Passenger car deaths accounted for almost half (46 per cent) of all fatal road accidents in 2017, followed by deaths of pedestrians (21 per cent), motorcyclists (15 per cent), bicyclists (8 per cent) and deaths involving other forms of road transport (10 per cent).

In the EU member states, Bulgaria ranks highest in the passenger car category with 64 deaths per million inhabitants (2016 data), which is almost six times the lowest rate, that of Malta (11, also 2016 data).

The rate of deaths among pedestrians in road traffic accidents is highest in Romania (37 deaths per million inhabitants) and lowest in Denmark (3).

Greece had the highest rate of fatalities in relation to motorcycle accidents (20 deaths per million inhabitants) in 2017. This contrasts with the situation in Bulgaria (2016 data) and Estonia, where the rate is zero.

According to Eurostat, the data have been extracted from the Care database (the Community database on road accidents resulting in death or injury). Care contains detailed data on individual accidents collected by the member states from police and hospital sources.

Source: Cyprus has lowest number of cyclist deaths in EU – Cyprus Mail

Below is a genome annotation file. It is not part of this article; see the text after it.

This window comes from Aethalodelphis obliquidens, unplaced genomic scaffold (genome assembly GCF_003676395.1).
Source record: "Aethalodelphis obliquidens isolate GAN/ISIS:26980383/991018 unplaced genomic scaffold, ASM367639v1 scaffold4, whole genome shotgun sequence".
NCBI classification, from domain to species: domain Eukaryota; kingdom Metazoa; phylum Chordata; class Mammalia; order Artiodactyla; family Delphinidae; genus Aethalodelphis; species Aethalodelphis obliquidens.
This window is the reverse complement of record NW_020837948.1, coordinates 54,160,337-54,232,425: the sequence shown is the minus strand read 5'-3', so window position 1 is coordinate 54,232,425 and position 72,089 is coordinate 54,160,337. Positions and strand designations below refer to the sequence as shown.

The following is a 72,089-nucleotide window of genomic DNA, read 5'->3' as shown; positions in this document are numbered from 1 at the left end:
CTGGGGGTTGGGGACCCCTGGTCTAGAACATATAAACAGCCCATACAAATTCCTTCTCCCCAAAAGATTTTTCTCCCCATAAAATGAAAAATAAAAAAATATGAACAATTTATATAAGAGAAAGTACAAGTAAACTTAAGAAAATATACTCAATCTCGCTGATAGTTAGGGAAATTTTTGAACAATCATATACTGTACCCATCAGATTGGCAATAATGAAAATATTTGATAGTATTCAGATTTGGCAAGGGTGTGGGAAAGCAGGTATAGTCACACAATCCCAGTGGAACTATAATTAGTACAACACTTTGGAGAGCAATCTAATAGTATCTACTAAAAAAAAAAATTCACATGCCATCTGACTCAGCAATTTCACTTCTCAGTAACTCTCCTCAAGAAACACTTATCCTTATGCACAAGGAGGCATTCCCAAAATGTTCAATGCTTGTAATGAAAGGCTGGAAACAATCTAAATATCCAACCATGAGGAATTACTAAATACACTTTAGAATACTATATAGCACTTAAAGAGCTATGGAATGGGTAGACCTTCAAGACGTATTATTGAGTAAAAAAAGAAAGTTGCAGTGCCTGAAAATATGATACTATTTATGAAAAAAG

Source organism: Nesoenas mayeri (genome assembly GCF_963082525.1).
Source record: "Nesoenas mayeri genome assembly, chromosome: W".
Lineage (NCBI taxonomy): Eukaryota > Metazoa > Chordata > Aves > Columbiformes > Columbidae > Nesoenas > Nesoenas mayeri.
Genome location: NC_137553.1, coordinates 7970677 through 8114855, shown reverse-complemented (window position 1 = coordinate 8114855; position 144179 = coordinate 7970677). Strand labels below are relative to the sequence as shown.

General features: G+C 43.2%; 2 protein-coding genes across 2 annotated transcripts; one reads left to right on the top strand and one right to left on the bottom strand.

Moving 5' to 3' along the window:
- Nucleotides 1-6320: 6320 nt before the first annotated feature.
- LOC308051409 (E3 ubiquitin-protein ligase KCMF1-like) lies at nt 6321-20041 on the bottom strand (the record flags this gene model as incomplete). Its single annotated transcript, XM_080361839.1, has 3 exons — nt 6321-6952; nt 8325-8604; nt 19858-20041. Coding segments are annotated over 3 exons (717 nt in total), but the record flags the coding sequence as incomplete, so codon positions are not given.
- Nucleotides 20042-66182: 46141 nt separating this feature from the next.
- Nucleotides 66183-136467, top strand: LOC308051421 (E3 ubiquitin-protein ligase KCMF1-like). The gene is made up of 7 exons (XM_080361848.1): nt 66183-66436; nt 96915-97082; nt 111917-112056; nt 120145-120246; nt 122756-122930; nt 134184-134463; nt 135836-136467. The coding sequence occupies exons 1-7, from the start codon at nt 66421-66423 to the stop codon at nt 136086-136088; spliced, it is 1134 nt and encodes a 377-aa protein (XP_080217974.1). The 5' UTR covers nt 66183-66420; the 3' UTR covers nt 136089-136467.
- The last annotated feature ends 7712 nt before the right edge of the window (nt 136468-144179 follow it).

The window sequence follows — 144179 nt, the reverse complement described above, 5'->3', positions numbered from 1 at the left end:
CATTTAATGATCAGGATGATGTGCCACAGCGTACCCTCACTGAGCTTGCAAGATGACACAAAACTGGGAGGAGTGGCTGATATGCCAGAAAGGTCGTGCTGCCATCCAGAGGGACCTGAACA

Moves afoot to stop tampering with mileage in second-hand cars – Cyprus Mail

Tampering with the mileage of second-hand cars is at last coming to an end, the Cyprus Consumer Association announced on Monday.

According to the announcement, the customs department in a letter dated August 7 informed the association that it would soon include mandatory information regarding used cars which shows the number of kilometres clocked up by the vehicle.

The customs department will make its database available to the road transport department so the information is available when cars are being registered.

If the department finds the vehicle’s odometer has been interfered with, the car will not be registered.

The Consumer Association said tampering with the mileage is not just about misleading consumers in terms of purchase price and maintenance costs, but is also related to issues of road safety and environmental damage.